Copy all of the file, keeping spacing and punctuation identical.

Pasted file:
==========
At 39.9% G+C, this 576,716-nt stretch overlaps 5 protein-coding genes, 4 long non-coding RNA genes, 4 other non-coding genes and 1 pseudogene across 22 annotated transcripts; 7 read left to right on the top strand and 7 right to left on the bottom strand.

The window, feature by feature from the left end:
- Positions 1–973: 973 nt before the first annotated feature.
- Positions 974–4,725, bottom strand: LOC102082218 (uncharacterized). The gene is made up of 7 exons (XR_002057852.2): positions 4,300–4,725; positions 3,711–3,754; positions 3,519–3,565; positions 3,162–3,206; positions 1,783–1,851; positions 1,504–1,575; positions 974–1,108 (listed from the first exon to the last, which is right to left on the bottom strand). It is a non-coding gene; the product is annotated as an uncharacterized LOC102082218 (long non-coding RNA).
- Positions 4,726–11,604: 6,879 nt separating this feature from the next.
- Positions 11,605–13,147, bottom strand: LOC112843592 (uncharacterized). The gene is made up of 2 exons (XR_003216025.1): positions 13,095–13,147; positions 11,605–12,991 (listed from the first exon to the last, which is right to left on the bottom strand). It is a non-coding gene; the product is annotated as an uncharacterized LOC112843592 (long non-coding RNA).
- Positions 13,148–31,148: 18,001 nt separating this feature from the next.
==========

At 39.9% G+C, this 576,716-nt stretch overlaps 5 protein-coding genes, 4 long non-coding RNA genes, 4 other non-coding genes and 1 pseudogene across 22 annotated transcripts; 7 read left to right on the top strand and 7 right to left on the bottom strand.

The window, feature by feature from the left end:
- Positions 1–973: 973 nt before the first annotated feature.
- Positions 974–4,725, bottom strand: LOC102082218 (uncharacterized). The gene is made up of 7 exons (XR_002057852.2): positions 4,300–4,725; positions 3,711–3,754; positions 3,519–3,565; positions 3,162–3,206; positions 1,783–1,851; positions 1,504–1,575; positions 974–1,108 (listed from the first exon to the last, which is right to left on the bottom strand). It is a non-coding gene; the product is annotated as an uncharacterized LOC102082218 (long non-coding RNA).
- Positions 4,726–11,604: 6,879 nt separating this feature from the next.
- Positions 11,605–13,147, bottom strand: LOC112843592 (uncharacterized). The gene is made up of 2 exons (XR_003216025.1): positions 13,095–13,147; positions 11,605–12,991 (listed from the first exon to the last, which is right to left on the bottom strand). It is a non-coding gene; the product is annotated as an uncharacterized LOC112843592 (long non-coding RNA).
- Positions 13,148–31,148: 18,001 nt separating this feature from the next.